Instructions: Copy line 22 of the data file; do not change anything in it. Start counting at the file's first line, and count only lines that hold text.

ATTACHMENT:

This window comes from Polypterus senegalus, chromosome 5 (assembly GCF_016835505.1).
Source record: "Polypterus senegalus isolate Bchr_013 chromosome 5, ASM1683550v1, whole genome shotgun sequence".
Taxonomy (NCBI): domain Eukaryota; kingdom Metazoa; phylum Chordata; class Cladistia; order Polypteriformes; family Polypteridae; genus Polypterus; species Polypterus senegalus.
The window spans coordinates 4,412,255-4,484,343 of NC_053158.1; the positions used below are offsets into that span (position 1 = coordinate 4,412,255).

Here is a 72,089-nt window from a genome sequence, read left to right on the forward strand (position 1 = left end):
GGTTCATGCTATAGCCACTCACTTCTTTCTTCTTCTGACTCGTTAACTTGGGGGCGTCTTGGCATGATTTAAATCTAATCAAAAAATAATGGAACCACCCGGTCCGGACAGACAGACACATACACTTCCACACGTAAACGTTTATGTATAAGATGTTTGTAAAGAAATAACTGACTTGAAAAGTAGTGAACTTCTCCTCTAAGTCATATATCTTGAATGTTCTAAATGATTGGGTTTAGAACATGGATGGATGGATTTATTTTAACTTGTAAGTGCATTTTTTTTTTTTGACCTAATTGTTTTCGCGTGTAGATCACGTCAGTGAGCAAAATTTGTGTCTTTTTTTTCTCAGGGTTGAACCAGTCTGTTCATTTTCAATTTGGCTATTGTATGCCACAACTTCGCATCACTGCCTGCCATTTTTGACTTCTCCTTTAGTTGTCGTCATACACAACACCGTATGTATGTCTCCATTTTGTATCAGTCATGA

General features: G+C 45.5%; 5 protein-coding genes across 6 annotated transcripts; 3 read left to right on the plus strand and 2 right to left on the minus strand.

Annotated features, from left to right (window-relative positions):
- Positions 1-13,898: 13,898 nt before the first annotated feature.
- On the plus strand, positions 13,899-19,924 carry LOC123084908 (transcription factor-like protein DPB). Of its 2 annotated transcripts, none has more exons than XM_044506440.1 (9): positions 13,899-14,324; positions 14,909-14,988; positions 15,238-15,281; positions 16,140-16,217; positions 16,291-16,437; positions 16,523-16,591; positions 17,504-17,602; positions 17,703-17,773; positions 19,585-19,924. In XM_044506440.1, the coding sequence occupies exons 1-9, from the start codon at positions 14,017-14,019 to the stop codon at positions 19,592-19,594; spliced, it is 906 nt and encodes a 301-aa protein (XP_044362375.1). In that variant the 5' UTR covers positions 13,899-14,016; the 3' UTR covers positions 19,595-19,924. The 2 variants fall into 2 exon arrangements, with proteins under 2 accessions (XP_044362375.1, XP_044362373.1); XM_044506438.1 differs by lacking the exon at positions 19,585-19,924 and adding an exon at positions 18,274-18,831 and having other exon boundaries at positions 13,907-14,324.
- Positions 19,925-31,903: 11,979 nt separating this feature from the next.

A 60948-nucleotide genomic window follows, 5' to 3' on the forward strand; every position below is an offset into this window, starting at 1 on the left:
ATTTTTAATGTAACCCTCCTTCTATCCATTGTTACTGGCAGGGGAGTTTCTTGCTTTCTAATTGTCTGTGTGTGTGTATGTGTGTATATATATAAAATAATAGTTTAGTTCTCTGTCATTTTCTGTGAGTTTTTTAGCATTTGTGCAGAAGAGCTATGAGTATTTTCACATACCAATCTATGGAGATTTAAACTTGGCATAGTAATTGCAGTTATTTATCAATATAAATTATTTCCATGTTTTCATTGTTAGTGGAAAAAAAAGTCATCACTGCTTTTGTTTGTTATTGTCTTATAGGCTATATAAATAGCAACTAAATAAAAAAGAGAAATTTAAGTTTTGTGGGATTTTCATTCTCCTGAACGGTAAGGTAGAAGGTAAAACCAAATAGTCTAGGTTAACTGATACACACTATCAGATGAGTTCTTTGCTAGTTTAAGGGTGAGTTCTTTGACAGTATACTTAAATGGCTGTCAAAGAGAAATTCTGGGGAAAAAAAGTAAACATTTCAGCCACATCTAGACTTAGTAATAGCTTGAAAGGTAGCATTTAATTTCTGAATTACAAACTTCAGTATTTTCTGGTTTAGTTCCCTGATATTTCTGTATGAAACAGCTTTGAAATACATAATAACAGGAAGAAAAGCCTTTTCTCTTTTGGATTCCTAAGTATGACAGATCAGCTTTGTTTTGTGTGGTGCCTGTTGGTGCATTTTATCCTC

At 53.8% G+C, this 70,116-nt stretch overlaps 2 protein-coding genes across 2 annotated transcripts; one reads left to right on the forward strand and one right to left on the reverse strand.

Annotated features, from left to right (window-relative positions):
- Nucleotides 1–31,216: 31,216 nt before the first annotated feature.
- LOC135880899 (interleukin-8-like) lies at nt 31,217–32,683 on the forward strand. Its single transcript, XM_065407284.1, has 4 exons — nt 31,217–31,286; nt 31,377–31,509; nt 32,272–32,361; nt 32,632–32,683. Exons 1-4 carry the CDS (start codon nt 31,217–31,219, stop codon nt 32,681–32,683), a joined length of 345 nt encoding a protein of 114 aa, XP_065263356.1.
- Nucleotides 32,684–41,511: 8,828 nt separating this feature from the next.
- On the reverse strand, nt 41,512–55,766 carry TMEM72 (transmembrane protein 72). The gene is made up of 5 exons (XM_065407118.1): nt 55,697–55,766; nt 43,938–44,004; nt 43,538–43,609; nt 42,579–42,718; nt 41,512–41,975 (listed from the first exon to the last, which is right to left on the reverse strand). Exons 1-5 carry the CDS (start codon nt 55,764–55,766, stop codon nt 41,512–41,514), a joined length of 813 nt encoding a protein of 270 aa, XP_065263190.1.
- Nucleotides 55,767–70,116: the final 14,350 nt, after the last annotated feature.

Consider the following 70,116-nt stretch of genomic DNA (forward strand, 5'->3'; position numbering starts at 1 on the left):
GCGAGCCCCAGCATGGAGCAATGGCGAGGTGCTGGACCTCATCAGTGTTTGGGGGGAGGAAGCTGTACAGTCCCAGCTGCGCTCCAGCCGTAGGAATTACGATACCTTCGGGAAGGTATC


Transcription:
GCGAGCCCCAGCATGGAGCAATGGCGAGGTGCTGGACCTCATCAGTGTTTGGGGGGAGGAAGCTGTACAGTCCCAGCTGCGCTCCAGCCGTAGGAATTACGATACCTTCGGGAAGGTATC